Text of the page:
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Star Points: Eyes in the sky on display at National Museum of the U.S. Air Force

Star Points: Eyes in the sky on display at National Museum of the U.S. Air Force
Commemorative “challenge” coin honoring the 50th anniversary of the National Reconnaissance Organization (NRO). (Curtis Roelle Collection)

During the recent Memorial Day weekend, I paid another visit to the National Museum of the U.S. Air Force (NMUSAF) at Dayton, Ohio. There were several new exhibits since my last visit, including the Apollo 15 command module nicknamed “Endeavour.” There is also a collection of previously classified U.S. reconnaissance or “spy” satellites. Although not a typical topic of astronomy, these “space telescopes” are the subject of this month’s column.

The “cold war” was waged following World War II between the communist nations dominated by the Soviet Union and the free countries primarily in western Europe, Pacific Asia and the United States. The mutual distrust required keeping tabs through technological means which led to the development of the U2 aircraft introduced in the mid-1950s. The U2 was able to operate at an altitude of 70,000 feet, beyond the range of most surface-to-air missiles, allowing the U.S. to deny the spy flights. That is until one piloted by Gary Powers was shot down.

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Decades before NASA’s Hubble Space Telescope (HST), the Corona spy satellite program, aka. KH-1 through KH-3 and cover named Discoverer, flew from 1959-1962. These satellites had telescopes onboard. But unlike HST, these telescopes were pointed downward rather than upward.

Updated versions followed including Mural (KH-4) from 1961-1962, Argon (KH-5) from 1961-1964, and Lanyard (KH-6) in 1963. Subsequent versions are on display at the NMUSAF. Improvements in film, camera and satellite technology resulted in improving image resolution and type. The images were used for observing military, technological, political and even agricultural developments and also facilitated the development of detailed maps.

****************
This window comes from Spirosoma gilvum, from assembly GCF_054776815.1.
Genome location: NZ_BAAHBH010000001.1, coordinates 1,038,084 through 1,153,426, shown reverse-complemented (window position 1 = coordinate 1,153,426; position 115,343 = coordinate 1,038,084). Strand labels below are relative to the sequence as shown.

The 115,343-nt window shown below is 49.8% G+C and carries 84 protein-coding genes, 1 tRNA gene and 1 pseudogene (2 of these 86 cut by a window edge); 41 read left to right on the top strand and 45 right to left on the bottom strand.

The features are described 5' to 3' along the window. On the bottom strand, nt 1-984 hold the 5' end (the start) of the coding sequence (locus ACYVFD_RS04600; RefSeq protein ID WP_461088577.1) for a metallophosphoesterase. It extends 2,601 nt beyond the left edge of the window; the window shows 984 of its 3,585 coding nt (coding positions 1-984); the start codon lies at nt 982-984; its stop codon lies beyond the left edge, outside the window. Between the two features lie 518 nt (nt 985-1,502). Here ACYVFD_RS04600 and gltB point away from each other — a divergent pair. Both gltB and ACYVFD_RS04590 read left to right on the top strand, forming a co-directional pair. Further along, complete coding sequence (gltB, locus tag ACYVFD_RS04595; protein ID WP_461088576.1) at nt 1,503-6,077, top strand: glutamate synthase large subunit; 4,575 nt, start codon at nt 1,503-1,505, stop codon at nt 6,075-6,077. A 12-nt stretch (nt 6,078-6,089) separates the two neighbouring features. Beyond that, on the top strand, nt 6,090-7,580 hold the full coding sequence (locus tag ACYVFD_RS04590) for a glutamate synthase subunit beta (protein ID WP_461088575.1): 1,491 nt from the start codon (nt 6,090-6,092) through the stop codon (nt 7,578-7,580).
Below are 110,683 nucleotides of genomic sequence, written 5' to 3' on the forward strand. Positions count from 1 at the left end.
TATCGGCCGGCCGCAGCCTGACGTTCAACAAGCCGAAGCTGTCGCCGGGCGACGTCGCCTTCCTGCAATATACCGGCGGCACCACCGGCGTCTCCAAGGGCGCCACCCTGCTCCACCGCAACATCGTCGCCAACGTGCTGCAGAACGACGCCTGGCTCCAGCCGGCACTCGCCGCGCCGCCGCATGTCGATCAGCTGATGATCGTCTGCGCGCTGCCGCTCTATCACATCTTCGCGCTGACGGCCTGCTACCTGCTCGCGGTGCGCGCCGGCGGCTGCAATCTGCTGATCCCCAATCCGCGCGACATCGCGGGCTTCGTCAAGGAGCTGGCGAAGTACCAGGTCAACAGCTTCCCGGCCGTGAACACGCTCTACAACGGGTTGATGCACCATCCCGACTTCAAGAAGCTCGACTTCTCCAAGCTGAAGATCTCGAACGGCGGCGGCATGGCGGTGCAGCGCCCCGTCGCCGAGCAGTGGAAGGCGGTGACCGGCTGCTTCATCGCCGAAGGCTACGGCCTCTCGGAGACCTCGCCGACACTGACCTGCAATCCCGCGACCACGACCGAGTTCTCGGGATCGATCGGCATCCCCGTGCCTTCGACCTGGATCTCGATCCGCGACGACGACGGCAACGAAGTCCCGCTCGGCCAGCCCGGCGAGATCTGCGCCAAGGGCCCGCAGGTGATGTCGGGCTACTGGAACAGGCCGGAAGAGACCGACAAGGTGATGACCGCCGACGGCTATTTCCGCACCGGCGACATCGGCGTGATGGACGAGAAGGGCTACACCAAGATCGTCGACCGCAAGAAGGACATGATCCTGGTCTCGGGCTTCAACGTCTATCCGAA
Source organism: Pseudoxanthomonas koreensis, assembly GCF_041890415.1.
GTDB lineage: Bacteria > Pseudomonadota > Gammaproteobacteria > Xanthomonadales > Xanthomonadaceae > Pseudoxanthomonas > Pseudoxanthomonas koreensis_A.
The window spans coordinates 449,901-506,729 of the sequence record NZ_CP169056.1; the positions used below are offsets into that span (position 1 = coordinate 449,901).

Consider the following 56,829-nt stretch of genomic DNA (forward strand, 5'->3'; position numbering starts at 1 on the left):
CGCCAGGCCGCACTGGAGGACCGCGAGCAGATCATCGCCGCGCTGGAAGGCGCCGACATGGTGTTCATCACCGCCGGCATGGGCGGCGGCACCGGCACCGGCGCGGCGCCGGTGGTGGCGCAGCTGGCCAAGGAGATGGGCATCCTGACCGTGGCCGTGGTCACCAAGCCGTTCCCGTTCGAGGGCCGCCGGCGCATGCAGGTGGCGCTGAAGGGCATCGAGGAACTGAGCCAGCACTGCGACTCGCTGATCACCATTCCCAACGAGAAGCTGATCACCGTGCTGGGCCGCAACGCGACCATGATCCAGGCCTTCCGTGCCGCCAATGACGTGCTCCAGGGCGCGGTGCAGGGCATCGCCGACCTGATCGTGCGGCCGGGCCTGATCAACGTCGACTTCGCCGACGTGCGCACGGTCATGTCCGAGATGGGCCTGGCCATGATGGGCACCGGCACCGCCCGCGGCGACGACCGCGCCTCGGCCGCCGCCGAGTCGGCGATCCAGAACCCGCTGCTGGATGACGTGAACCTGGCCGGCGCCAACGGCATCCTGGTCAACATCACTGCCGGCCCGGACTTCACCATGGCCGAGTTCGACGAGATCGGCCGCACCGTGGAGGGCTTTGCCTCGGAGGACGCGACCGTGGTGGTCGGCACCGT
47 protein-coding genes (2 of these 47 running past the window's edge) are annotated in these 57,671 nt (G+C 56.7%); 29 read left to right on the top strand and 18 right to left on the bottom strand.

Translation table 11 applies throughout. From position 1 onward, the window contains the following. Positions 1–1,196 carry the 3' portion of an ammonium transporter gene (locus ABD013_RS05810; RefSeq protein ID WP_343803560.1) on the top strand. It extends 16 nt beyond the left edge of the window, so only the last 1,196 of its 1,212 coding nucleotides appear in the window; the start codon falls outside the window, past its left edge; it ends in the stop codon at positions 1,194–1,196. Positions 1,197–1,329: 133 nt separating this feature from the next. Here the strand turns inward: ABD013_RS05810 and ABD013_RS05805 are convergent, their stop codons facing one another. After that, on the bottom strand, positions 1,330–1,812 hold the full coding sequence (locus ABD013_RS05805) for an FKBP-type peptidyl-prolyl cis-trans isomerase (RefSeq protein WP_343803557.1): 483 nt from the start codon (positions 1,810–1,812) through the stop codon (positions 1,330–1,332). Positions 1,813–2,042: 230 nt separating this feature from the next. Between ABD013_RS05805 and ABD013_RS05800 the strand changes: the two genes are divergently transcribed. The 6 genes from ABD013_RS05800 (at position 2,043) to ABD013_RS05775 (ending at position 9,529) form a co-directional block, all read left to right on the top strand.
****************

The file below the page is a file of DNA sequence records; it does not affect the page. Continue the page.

A couple of related items are worth mentioning in this context. Things I have read but don’t recall the exact source, but believe they are factual.

First is that the resulting U.S. overhead reconnaissance debunked previous assessments by Department of Defense and other government agencies of a massive Soviet advantage in terms of intercontinental ballistic missiles (ICBMs) with nuclear weapons pointed at the U.S. This was a relief to the Eisenhower administration because conventional wisdom at the time was that the Soviets held a significant nuclear advantage. That view was reinforced by the public perception of Soviet superiority in space – first satellite, first man in space, first woman in space, first spacewalk, etc. This misperception allowed John F. Kennedy to campaign on the apparent impotence of the Eisenhower administration in allowing a nuclear disparity to become a crisis during his tenure. But because the intelligence information revealing that the U.S. actually held an advantage in deployed nuclear weapons was classified, Vice President Richard M. Nixon was unable to dispute Kennedy with the actual facts and lost the election. Upon his election, Kennedy was briefed by Eisenhower regarding the reality of the situation.